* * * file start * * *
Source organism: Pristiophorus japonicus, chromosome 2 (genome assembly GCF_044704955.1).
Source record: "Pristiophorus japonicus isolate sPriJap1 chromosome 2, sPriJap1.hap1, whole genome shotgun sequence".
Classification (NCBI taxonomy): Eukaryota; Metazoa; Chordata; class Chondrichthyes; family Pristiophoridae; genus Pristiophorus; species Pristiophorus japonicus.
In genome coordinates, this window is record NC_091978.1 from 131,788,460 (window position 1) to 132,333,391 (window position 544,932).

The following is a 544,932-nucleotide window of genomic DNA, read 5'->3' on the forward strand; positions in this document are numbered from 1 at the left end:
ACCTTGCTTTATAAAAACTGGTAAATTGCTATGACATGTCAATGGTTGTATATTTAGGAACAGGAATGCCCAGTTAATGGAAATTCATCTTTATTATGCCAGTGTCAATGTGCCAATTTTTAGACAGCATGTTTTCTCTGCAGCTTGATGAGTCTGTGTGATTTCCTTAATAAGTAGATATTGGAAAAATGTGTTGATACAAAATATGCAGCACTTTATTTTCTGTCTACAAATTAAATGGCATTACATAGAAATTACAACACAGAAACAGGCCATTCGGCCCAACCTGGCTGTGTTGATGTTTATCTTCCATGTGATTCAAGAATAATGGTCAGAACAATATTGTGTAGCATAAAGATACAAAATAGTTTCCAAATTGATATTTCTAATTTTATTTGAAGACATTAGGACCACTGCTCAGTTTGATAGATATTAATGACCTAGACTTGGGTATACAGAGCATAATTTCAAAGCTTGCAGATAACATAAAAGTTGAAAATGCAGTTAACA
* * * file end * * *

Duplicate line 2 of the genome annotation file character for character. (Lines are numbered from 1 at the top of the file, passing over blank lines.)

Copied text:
Source record: "Pristiophorus japonicus isolate sPriJap1 chromosome 2, sPriJap1.hap1, whole genome shotgun sequence".